What does it mean to “flip the script”? If we think of a script in relation to a storyline or plot, then the idea of flipping a script can mean that how a storyline or script would be expected to develop gets upended or drastically shifted. Maybe this idea is like a “surprise ending.”
Last week, we looked at the idea of flipping the script related to James and John asking Jesus about calling down fire to consume a Samaritan town who wasn’t welcoming Jesus. To their question, Jesus confronted their mindset and flipped the script when He rebuked them in Luke 9:56, “You do not know what kind of spirit you are of; for the Son of Man did not come to destroy men’s lives, but to save them.”
For this week’s blog, I’d like to add to last week’s thoughts and consider the script-flipping that Jesus did with the parable of the Good Samaritan in Luke 10. Jesus told this parable as an answer to the question of a Jewish leader who was wanting to justify himself in addition to trapping Jesus in a religious challenge. The question that the Jewish leader asked Jesus was, “Who is my neighbor?”
In His reply, Jesus talked about a man who was brutally beaten by thieves and bandits. This victim was left half dead on a road. A priest came along, observed the half dead man, and kept going along his journey. A Levite (another religious person) did the same thing as the priest. After identifying these detached and callous individuals, Jesus flips the script by introducing someone who was anathema to Jewish people – a Samaritan. This gentleman saw the half-dead man on the road and had compassion on him.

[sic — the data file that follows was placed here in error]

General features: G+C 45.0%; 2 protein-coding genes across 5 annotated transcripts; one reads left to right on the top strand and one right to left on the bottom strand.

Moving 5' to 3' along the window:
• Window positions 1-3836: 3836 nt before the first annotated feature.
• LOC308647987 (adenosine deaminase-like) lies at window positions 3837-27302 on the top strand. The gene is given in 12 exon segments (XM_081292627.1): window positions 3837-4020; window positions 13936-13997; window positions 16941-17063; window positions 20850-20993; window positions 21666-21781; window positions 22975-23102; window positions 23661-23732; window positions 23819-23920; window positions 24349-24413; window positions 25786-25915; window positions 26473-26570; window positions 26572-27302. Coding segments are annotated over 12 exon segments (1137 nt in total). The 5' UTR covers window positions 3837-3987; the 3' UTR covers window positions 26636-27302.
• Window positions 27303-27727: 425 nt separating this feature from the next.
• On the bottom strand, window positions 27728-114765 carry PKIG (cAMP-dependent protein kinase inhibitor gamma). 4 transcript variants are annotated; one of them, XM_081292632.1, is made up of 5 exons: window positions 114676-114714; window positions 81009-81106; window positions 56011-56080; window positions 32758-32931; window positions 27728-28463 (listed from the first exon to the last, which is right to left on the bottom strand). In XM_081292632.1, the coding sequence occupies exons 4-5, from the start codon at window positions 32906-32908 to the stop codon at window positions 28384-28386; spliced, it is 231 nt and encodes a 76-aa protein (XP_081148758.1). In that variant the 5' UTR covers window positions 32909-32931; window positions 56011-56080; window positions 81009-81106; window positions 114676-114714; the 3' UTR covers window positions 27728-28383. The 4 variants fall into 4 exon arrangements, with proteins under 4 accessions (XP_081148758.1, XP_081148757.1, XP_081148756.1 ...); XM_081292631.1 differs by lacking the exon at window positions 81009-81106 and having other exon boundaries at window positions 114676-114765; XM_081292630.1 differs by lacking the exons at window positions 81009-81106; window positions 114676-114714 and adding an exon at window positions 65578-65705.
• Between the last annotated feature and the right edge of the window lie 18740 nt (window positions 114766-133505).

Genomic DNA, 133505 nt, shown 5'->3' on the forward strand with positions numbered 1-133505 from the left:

The Samaritan went to great lengths to help the victim recover from his beating. He bandaged his wounds, poured oil and wine into them, set the victim on his donkey, led him to an inn, took care of him, and ensured that the innkeeper would look after the mans recovery.
When Jesus answered the question of the Jewish leader, He flipped the script because the Jewish leader would be wholly biased and hostile against any Samaritan. But in Jesus’ parable, the villain is the hero. So when Jesus finished the parable, He asked the Jewish leader who he thought the neighbor to the victim was in the story. The leader replied that the man who showed compassion was the neighbor. Jesus affirmed his answer and told him to go and do the same.
In this parable, we see religious people who have priorities of maintaining their piety and going about their business. In contrast, we see a person who was disdained by the religious folk and that person was over-the-top compassionate and he was an instrument of healing for a half-dead corpse. In this parable, Jesus prioritizes compassion and challenged the Jewish leader to make the love that he had for his neighbors overflow with compassion.
May we also see this Samaritan to be a hero and model for our own compassion and choices that we make regarding the people around us. By loving people well, we express our authentic love for God – 1 John 4:20.